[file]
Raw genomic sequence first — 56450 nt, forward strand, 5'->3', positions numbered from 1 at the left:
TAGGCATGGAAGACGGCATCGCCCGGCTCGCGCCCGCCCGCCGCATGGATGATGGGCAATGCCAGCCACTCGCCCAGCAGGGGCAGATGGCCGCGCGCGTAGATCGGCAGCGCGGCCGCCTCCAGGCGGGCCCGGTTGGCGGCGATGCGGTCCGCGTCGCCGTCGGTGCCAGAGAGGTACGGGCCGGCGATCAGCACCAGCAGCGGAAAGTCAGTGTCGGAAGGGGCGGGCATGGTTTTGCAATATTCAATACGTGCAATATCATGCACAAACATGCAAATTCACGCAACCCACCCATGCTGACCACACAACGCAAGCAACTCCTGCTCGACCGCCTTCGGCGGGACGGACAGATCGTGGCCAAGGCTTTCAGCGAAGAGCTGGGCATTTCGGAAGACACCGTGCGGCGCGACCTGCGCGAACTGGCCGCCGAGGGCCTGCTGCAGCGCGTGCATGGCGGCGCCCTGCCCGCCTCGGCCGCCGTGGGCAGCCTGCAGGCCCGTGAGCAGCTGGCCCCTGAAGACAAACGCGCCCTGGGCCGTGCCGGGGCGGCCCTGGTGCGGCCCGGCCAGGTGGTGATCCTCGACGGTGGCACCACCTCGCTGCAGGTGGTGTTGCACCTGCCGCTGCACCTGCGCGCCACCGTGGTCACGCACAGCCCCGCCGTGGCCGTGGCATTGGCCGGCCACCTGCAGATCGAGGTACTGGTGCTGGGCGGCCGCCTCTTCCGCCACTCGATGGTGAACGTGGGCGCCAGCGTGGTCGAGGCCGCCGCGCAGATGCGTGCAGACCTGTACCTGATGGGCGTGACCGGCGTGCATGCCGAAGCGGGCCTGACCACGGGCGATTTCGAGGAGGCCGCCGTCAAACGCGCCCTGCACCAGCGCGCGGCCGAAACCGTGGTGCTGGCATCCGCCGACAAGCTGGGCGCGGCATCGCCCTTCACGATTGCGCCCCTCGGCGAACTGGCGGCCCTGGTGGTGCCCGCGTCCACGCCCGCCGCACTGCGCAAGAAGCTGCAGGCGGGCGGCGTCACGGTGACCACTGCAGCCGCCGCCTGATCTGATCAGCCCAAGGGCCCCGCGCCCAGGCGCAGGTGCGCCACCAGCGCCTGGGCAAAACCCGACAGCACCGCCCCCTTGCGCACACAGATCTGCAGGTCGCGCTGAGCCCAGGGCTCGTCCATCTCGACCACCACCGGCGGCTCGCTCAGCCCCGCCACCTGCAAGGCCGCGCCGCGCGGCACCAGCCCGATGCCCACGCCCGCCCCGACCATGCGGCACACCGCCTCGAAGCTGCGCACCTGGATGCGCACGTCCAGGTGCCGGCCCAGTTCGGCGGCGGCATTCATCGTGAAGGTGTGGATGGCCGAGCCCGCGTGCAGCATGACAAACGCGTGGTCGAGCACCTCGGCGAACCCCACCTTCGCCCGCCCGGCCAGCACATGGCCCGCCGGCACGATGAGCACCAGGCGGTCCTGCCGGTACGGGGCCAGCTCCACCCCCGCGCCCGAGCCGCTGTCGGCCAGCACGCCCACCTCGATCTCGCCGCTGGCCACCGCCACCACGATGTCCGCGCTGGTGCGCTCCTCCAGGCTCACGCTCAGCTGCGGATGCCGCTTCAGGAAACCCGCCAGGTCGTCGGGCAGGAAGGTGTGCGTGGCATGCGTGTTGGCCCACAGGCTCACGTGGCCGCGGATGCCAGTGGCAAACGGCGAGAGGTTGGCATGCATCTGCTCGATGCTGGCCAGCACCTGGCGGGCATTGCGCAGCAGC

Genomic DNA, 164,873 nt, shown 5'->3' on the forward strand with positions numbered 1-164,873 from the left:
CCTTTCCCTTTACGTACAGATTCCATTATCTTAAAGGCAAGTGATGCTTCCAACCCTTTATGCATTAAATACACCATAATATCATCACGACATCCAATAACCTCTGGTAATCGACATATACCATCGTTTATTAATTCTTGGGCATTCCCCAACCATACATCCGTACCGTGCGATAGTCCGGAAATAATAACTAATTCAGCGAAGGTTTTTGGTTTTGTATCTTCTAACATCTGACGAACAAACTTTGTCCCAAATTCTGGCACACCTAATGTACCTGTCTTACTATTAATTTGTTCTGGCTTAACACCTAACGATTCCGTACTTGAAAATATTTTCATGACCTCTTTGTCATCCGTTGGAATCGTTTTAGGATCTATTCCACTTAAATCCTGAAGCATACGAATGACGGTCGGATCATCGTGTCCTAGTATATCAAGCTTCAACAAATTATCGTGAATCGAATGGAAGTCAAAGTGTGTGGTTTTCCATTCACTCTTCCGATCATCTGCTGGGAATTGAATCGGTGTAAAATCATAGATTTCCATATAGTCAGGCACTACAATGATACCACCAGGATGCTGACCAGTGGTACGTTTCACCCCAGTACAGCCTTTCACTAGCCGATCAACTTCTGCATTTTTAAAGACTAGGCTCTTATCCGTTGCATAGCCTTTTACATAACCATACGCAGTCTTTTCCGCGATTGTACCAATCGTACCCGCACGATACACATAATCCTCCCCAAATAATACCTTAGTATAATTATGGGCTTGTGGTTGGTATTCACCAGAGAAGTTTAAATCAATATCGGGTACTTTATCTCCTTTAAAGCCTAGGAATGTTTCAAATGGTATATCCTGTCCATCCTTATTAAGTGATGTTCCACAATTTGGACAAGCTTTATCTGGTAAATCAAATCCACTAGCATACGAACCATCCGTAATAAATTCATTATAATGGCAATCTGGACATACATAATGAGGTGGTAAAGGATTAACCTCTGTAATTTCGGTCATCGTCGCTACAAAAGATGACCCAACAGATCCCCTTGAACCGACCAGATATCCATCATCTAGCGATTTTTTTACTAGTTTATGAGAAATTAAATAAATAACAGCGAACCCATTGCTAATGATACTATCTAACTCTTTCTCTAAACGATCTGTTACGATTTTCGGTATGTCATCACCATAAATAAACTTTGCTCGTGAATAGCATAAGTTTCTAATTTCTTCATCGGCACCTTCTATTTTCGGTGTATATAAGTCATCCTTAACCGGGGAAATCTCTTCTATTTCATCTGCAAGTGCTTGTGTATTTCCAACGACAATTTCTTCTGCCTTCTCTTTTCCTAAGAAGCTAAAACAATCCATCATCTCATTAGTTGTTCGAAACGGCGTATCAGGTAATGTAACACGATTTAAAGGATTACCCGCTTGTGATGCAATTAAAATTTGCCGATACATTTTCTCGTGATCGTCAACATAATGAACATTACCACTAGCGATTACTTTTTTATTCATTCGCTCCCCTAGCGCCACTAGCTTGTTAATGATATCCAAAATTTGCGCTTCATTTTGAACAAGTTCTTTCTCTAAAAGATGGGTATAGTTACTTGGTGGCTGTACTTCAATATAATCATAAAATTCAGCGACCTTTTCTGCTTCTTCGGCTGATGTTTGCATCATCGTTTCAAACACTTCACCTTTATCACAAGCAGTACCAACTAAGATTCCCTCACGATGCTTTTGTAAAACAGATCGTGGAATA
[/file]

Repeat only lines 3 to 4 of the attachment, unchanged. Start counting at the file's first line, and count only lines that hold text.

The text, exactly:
Genomic DNA, 164,873 nt, shown 5'->3' on the forward strand with positions numbered 1-164,873 from the left:
CCTTTCCCTTTACGTACAGATTCCATTATCTTAAAGGCAAGTGATGCTTCCAACCCTTTATGCATTAAATACACCATAATATCATCACGACATCCAATAACCTCTGGTAATCGACATATACCATCGTTTATTAATTCTTGGGCATTCCCCAACCATACATCCGTACCGTGCGATAGTCCGGAAATAATAACTAATTCAGCGAAGGTTTTTGGTTTTGTATCTTCTAACATCTGACGAACAAACTTTGTCCCAAATTCTGGCACACCTAATGTACCTGTCTTACTATTAATTTGTTCTGGCTTAACACCTAACGATTCCGTACTTGAAAATATTTTCATGACCTCTTTGTCATCCGTTGGAATCGTTTTAGGATCTATTCCACTTAAATCCTGAAGCATACGAATGACGGTCGGATCATCGTGTCCTAGTATATCAAGCTTCAACAAATTATCGTGAATCGAATGGAAGTCAAAGTGTGTGGTTTTCCATTCACTCTTCCGATCATCTGCTGGGAATTGAATCGGTGTAAAATCATAGATTTCCATATAGTCAGGCACTACAATGATACCACCAGGATGCTGACCAGTGGTACGTTTCACCCCAGTACAGCCTTTCACTAGCCGATCAACTTCTGCATTTTTAAAGACTAGGCTCTTATCCGTTGCATAGCCTTTTACATAACCATACGCAGTCTTTTCCGCGATTGTACCAATCGTACCCGCACGATACACATAATCCTCCCCAAATAATACCTTAGTATAATTATGGGCTTGTGGTTGGTATTCACCAGAGAAGTTTAAATCAATATCGGGTACTTTATCTCCTTTAAAGCCTAGGAATGTTTCAAATGGTATATCCTGTCCATCCTTATTAAGTGATGTTCCACAATTTGGACAAGCTTTATCTGGTAAATCAAATCCACTAGCATACGAACCATCCGTAATAAATTCATTATAATGGCAATCTGGACATACATAATGAGGTGGTAAAGGATTAACCTCTGTAATTTCGGTCATCGTCGCTACAAAAGATGACCCAACAGATCCCCTTGAACCGACCAGATATCCATCATCTAGCGATTTTTTTACTAGTTTATGAGAAATTAAATAAATAACAGCGAACCCATTGCTAATGATACTATCTAACTCTTTCTCTAAACGATCTGTTACGATTTTCGGTATGTCATCACCATAAATAAACTTTGCTCGTGAATAGCATAAGTTTCTAATTTCTTCATCGGCACCTTCTATTTTCGGTGTATATAAGTCATCCTTAACCGGGGAAATCTCTTCTATTTCATCTGCAAGTGCTTGTGTATTTCCAACGACAATTTCTTCTGCCTTCTCTTTTCCTAAGAAGCTAAAACAATCCATCATCTCATTAGTTGTTCGAAACGGCGTATCAGGTAATGTAACACGATTTAAAGGATTACCCGCTTGTGATGCAATTAAAATTTGCCGATACATTTTCTCGTGATCGTCAACATAATGAACATTACCACTAGCGATTACTTTTTTATTCATTCGCTCCCCTAGCGCCACTAGCTTGTTAATGATATCCAAAATTTGCGCTTCATTTTGAACAAGTTCTTTCTCTAAAAGATGGGTATAGTTACTTGGTGGCTGTACTTCAATATAATCATAAAATTCAGCGACCTTTTCTGCTTCTTCGGCTGATGTTTGCATCATCGTTTCAAACACTTCACCTTTATCACAAGCAGTACCAACTAAGATTCCCTCACGATGCTTTTGTAAAACAGATCGTGGAATA